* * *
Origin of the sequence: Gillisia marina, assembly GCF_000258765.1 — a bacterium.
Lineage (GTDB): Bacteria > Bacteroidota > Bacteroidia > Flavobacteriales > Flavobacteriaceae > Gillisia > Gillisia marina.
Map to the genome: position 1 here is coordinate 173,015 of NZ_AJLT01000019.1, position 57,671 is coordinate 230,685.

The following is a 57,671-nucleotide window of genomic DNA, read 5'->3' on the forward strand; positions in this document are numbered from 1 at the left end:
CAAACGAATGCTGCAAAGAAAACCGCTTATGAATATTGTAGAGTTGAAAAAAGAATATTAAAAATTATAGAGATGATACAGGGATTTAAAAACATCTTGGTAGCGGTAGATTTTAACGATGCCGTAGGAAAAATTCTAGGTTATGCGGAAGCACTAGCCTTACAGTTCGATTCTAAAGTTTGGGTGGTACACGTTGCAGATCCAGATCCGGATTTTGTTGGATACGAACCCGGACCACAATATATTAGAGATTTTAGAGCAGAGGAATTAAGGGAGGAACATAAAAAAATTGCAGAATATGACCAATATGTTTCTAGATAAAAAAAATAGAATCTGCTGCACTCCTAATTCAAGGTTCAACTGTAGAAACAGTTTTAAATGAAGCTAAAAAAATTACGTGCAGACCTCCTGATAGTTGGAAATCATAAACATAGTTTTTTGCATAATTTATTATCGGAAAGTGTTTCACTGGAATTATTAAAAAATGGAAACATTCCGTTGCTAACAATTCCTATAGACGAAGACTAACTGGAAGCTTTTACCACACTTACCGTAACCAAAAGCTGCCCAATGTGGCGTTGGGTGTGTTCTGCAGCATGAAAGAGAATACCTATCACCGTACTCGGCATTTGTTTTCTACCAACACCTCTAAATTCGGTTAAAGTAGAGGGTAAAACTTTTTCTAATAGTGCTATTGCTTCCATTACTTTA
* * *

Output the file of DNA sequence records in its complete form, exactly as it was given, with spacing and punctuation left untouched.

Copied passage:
Origin of the sequence: Gillisia marina, assembly GCF_000258765.1 — a bacterium.
Lineage (GTDB): Bacteria > Bacteroidota > Bacteroidia > Flavobacteriales > Flavobacteriaceae > Gillisia > Gillisia marina.
Map to the genome: position 1 here is coordinate 173,015 of NZ_AJLT01000019.1, position 57,671 is coordinate 230,685.

The following is a 57,671-nucleotide window of genomic DNA, read 5'->3' on the forward strand; positions in this document are numbered from 1 at the left end:
CAAACGAATGCTGCAAAGAAAACCGCTTATGAATATTGTAGAGTTGAAAAAAGAATATTAAAAATTATAGAGATGATACAGGGATTTAAAAACATCTTGGTAGCGGTAGATTTTAACGATGCCGTAGGAAAAATTCTAGGTTATGCGGAAGCACTAGCCTTACAGTTCGATTCTAAAGTTTGGGTGGTACACGTTGCAGATCCAGATCCGGATTTTGTTGGATACGAACCCGGACCACAATATATTAGAGATTTTAGAGCAGAGGAATTAAGGGAGGAACATAAAAAAATTGCAGAATATGACCAATATGTTTCTAGATAAAAAAAATAGAATCTGCTGCACTCCTAATTCAAGGTTCAACTGTAGAAACAGTTTTAAATGAAGCTAAAAAAATTACGTGCAGACCTCCTGATAGTTGGAAATCATAAACATAGTTTTTTGCATAATTTATTATCGGAAAGTGTTTCACTGGAATTATTAAAAAATGGAAACATTCCGTTGCTAACAATTCCTATAGACGAAGACTAACTGGAAGCTTTTACCACACTTACCGTAACCAAAAGCTGCCCAATGTGGCGTTGGGTGTGTTCTGCAGCATGAAAGAGAATACCTATCACCGTACTCGGCATTTGTTTTCTACCAACACCTCTAAATTCGGTTAAAGTAGAGGGTAAAACTTTTTCTAATAGTGCTATTGCTTCCATTACTTTA